I meet up a friend to go ice skating. It’s five o’clock. We go down to Winter Wonderland in Hyde Park. My friend is telling me a story about rollerskating down there. We walk into what we think is the box office, but it’s actually the swop centre for footwear. A guy stops us at the door. He asks us if we’ve bought a ticket. We say we’re just about to. He tells us to go down to the box office. But then he suddenly remembers something. He tells us that everything is sold out.
Don’t worry I tell my friend. I’m disappointed and I can see my friend is too. My friend has met up with me to go even with a cold. I know another place. It’s in Somerset House. The problem is that I don’t know where Somerset House is. At first, I confuse it with the Royal Academy. We go down there and it only takes a minute to realise the mistake. Time is ticking away – it’s already seven.
I ask a guy on the street to help us out. He stares at my friend and tells us it’s down past Haymarket, at Fleet Street. We make our way down there, occasionally stopping and asking seemingly knowledgable guys where the thing is. One guy outside a pub reassures us that we’re in exactly in the right place and have only got about two more minutes to walk down there. I fear everything is going to be sold out and that we won’t be able to find it. But we do find it. It’s only half seven. The guy behind the box office, which is shining white in the light, is a chubby Asian guy with glasses. He smiles at us as he opens the sliding window. But all the tickets are sold out. My fear has been realised.
While this news sinks in and we stand in a disappointed silence – having suddenly learnt the lesson of pre-booking – a quiet voice pipes up behind us. I’ve got some tickets. I’ve been stood up. We turn around and see a very attractive and closely-shaven, very spick and span guy standing by himself. He really does look very disappointed. We learn his name later from the tickets that we purchase from him – James. He’d bought them a month ago. We wonder what could have kept the lady away? He just looks like a really nice bloke.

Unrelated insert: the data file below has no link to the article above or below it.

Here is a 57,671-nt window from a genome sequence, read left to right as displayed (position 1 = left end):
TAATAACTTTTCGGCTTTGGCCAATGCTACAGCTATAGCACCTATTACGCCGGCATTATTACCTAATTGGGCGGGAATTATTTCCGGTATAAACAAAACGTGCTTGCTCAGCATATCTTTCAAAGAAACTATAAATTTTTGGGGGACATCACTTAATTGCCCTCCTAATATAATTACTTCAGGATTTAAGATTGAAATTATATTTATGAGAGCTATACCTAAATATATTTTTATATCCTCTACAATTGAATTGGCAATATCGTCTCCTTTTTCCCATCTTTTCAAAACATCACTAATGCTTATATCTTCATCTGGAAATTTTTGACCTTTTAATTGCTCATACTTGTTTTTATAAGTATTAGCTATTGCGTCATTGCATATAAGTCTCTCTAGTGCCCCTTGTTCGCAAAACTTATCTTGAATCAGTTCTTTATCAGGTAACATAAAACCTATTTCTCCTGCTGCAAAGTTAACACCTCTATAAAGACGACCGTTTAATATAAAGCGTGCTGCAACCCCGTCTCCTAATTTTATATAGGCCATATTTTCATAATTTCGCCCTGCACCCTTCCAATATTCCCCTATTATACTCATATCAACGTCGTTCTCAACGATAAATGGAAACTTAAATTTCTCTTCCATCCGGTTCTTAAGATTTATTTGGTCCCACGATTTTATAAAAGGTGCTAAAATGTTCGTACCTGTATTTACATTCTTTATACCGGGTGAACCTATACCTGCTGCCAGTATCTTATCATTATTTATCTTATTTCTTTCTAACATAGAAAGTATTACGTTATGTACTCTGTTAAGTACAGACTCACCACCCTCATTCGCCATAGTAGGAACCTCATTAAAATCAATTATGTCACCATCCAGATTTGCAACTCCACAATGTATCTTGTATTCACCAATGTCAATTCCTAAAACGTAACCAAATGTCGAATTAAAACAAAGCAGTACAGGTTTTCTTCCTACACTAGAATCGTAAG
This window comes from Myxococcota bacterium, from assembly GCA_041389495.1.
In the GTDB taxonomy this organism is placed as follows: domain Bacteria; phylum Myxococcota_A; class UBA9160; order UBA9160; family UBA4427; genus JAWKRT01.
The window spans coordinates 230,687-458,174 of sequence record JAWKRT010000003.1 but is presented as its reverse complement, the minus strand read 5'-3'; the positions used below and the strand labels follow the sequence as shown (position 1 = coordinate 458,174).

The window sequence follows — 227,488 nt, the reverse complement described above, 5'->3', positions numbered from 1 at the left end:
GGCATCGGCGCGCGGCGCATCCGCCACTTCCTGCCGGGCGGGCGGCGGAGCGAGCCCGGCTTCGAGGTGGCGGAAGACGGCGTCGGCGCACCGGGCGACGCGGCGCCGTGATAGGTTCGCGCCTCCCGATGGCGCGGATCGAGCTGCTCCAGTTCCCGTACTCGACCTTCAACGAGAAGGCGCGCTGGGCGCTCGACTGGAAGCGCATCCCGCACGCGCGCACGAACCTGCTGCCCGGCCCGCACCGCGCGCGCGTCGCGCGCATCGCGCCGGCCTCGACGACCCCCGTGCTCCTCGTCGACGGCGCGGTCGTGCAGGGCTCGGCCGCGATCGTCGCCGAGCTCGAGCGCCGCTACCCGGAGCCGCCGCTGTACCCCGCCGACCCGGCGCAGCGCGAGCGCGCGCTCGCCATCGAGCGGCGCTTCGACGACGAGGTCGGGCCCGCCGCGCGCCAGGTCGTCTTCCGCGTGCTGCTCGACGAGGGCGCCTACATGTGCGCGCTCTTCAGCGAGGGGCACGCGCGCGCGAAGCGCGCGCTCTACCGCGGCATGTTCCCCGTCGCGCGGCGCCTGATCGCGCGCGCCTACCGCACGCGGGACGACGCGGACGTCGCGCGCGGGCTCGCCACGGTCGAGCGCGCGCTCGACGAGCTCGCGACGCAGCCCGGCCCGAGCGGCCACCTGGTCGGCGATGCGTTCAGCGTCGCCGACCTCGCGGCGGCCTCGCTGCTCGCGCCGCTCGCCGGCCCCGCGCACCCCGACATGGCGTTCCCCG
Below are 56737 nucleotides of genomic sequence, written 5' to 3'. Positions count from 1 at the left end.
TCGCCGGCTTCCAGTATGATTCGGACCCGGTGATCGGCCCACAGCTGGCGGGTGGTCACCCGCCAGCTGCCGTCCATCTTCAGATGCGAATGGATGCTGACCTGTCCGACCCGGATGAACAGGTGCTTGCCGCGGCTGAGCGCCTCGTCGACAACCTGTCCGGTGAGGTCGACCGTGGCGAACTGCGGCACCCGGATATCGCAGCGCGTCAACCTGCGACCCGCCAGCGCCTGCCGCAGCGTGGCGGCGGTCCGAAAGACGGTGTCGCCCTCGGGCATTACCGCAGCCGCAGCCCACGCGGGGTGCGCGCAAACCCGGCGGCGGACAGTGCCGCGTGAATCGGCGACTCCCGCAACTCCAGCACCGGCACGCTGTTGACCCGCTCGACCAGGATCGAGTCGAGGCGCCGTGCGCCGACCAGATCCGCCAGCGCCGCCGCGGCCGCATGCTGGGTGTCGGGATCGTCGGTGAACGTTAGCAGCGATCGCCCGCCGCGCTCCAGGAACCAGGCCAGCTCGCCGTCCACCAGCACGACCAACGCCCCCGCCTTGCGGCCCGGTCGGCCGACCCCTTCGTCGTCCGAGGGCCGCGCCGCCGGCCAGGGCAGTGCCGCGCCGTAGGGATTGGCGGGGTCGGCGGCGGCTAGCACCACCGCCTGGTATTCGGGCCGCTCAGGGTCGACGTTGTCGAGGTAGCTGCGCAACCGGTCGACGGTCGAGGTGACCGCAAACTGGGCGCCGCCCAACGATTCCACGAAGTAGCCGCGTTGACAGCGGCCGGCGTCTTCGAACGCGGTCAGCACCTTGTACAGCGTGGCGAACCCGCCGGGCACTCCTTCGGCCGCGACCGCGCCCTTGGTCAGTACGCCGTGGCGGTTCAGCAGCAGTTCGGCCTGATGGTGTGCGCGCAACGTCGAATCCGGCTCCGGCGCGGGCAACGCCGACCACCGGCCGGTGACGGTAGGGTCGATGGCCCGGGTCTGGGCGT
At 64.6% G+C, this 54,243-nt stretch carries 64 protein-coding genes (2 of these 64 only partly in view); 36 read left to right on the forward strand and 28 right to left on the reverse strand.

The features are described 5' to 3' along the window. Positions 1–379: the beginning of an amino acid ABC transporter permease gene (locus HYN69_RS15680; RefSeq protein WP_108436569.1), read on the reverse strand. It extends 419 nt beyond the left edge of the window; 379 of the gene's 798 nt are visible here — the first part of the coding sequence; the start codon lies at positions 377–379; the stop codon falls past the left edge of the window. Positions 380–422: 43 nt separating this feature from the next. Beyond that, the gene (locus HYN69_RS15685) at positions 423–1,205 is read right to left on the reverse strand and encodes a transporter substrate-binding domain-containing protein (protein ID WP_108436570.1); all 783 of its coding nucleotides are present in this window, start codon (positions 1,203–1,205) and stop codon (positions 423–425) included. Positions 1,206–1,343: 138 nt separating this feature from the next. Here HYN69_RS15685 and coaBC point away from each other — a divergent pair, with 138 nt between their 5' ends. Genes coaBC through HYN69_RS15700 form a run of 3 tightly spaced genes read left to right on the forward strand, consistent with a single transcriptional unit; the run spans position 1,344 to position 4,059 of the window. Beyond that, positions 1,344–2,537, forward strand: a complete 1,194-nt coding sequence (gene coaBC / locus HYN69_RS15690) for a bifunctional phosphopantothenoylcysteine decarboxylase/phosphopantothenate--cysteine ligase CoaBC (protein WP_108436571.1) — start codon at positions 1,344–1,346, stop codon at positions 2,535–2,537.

As we’re buying the tickets off him – my friend tries to haggle but I just give him what he asks for – I feel sorry for him – the Asian guy behind the counter tells us to get off his patch if we’re going to be making any transactions. We walk down a little and we say thanks to the guy, staring at the tickets in delight. I tell him I’m sorry to hear about him being stood up and he smiles awkwardly and then rushes off the next minute. The tickets are for nine.
We chill in the café for while, drinking hot chocolate with marshmallows and cream. It’s the first time I’ve drunk it like this. The skating is sponsored by Tiffany’s.
We go out onto the ice and I realise straight away that my friend is a million times better than me. My friend jets off at a speed, leaving me following lamely. I try to persuade them to let me lean on the railings first. They tell me I have to learn by just doing it. It’s a fitting saying – our skates are grey and green Nikes. It’s a catch up game the whole way through, although we both seem to fall over an equal number of times. My friend doesn’t know how to apply the brakes – neither do I, but I don’t go as fast.
The lights change from purple to blue, changing the way everyone looks. We stare at the beautiful architecture around us, at the colossal, beautifully lit-up Christmas tree. We both have quite spectacular falls. My friend trips up a couple by over-stepping into them and grazing the guy’s skate. I land squarely on the most delicate part of my back when I fall, bruising the place somewhat.
My friend laughs when a young woman steps out in front of me and I have to grab her hips to steady myself. I lose all balance and clutch at her frantically. She stands stock still with an exasperated look on her face and while I’m slipping about, asks if I can stand by myself now. I mumble sorry and try to get away quickly, which only makes me stumble about more and grab her more tightly.
After this, I try to skate more carefully. We keep to the middle, where there are less people.
It snows lightly while we glide across the ice. It is the only time that this has ever happened for me. My friend dances to T. Rex’s song ‘Children of the Revolution’ which comes on just before the end of the night. I download the song later to remind myself of the day we went late night skating.